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Re: Inductive Kick Effects - was- Re: cap firing voltage sc
> Original Poster: "The Flavored Coffee Guy" <elgersmad-at-email.msn-dot-com>
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> The ramp voltage doesn't indicate a ramp current. When you supply a voltage
> to and equal amount of voltage there is no current flow. An inductor can
> only follow it's time constant, and current can only increase at a rate that
> equal to it's time constant. Alright if you calculated what the inductive
> reactance would be in the first nano second as if it were a frequency, then
> you see the kind of inductive reactance that is limiting current. Once
> current has been established through the coil, and this must be a greater
> time period than a quick shut off can produce.
A time constant is always associated with more than a single reactive
component. The rate of current rise in a pure inductance is related
both to the inductance and the voltage applied across it. Reading
that another way, the time taken for the current to rise to a
nominated value depends on the inductance and the voltage applied
across it. In an LR circuit the time component is dependent on both L
and R. In an LC circuit, both L and C play a part.
> A ramp is produced by a capacitor as it charges. When you move the
> calculation to 2 nano seconds as if it were a frequency the inductive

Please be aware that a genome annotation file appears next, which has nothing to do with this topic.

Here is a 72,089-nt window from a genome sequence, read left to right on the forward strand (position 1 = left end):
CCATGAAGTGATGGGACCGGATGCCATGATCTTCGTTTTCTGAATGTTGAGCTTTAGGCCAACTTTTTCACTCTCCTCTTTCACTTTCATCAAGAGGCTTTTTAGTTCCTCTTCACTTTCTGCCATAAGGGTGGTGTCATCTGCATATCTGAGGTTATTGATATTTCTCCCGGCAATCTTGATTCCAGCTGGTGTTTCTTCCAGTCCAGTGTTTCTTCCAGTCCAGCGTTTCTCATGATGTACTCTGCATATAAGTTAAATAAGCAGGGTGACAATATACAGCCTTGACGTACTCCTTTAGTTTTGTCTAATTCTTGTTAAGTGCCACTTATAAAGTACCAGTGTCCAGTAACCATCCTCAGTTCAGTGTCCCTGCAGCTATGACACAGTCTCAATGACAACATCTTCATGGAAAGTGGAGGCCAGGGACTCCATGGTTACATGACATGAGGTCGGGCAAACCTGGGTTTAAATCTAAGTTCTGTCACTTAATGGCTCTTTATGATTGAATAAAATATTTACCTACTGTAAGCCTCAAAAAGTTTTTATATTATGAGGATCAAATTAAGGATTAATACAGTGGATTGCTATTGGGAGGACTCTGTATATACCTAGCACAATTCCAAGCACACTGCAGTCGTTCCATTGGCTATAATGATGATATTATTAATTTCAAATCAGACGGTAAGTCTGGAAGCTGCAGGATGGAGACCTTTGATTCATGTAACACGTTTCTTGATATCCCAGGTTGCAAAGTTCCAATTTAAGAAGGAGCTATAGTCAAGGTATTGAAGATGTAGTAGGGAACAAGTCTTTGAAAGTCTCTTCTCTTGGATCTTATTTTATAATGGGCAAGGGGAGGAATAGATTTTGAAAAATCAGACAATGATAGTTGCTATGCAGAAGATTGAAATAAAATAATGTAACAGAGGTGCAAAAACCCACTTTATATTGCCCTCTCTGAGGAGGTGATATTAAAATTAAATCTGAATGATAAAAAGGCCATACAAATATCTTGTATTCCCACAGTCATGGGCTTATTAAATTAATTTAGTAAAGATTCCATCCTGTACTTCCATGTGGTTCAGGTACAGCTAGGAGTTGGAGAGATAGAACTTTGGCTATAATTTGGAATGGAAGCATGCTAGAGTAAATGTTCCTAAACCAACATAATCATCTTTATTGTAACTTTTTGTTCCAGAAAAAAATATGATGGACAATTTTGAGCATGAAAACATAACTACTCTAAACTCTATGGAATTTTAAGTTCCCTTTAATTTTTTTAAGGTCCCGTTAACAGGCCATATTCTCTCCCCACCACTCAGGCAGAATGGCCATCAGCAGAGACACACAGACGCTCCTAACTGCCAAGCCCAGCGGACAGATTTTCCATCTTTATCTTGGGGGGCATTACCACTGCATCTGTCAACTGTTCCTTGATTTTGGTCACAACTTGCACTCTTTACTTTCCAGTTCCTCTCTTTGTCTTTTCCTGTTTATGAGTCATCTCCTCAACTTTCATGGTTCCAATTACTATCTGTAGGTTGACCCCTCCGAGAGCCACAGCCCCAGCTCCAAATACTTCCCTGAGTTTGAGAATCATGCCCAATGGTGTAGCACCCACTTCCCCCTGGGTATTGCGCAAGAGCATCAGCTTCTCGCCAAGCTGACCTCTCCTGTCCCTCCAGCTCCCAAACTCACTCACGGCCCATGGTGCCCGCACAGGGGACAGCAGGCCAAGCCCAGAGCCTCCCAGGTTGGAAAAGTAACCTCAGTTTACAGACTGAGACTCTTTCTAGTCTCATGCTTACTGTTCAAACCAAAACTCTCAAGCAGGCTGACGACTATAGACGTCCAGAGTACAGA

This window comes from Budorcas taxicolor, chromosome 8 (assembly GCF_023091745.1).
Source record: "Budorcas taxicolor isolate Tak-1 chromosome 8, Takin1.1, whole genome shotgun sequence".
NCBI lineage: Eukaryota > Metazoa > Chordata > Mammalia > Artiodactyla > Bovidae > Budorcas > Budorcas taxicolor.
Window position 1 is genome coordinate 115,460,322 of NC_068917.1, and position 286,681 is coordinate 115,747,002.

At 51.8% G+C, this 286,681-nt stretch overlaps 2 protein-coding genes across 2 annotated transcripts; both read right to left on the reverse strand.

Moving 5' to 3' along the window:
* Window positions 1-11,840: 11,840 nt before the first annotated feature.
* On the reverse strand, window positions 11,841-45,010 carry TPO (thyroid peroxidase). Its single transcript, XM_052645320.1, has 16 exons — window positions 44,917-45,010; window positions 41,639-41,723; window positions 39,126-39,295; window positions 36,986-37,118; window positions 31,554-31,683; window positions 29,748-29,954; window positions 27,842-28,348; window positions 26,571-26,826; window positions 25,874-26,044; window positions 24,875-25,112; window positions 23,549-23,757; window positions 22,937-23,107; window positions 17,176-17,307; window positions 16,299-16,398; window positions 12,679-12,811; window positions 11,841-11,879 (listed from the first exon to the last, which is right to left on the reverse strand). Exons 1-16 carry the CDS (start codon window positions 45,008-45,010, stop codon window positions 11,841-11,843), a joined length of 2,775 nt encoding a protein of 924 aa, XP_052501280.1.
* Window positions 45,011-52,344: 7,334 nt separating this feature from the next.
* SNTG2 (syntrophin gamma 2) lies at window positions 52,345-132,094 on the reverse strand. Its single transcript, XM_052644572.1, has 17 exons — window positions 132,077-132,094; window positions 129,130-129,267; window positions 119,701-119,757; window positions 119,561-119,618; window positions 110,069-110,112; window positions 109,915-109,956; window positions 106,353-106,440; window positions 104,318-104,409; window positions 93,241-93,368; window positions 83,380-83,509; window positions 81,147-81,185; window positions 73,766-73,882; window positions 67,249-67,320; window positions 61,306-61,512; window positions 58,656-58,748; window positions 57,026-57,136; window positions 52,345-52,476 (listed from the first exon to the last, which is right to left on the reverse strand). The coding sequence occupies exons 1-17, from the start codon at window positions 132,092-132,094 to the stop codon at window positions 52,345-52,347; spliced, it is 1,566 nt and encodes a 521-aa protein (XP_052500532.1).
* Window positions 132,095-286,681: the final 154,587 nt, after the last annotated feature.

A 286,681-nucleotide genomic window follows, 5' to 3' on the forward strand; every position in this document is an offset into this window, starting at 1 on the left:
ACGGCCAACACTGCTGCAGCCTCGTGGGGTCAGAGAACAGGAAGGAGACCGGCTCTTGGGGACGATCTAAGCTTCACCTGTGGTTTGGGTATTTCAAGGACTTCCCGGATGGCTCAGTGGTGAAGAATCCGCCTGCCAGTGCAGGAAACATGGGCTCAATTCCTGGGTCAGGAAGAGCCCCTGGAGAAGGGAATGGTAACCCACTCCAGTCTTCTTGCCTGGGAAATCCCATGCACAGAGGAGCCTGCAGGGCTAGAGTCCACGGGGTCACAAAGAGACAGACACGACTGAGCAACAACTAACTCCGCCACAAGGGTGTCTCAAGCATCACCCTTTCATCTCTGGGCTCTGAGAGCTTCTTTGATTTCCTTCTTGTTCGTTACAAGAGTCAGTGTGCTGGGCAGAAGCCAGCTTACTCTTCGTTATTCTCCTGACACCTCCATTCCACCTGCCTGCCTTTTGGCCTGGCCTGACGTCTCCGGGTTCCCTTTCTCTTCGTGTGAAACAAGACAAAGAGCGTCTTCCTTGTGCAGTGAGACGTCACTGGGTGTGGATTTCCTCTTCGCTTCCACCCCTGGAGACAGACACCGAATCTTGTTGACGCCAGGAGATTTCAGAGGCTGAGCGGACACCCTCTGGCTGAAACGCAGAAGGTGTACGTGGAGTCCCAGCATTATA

> reactance drops. A coil is self inductive, and if you suddenly try to halt
> current flow though it, it will try to compensate. The higher the frequency
> of cut off, and the higher the voltage of the self inductive pulse, and this
> can be felt through the secondary. Use a single generator and test that one
> out with a true ramp current. You will see a difference. Then maybe use a
> MOSFET to amplify the current in the situation.
A voltage ramp is produced by a capacitor *which has a constant
current forced through it*. This is a common method of generating
ramp, triangular and sawtooth waveforms.
Attempting to interrupting the current flow in an inductor causes
a voltage rise *which depends on the load applied as well as the
inductance*. If the load is purely capacitive, the voltage is easily
defined by assuming the energy stored in the inductor is transferred
in its entirety to the capacitor. The time taken is a simple function
of the resonant frequency of inductor/capacitor. If no external
capacitor is connected, the self-capacitance of the windings dictates
the magnitude of the voltage hike.
Malcolm
<snip>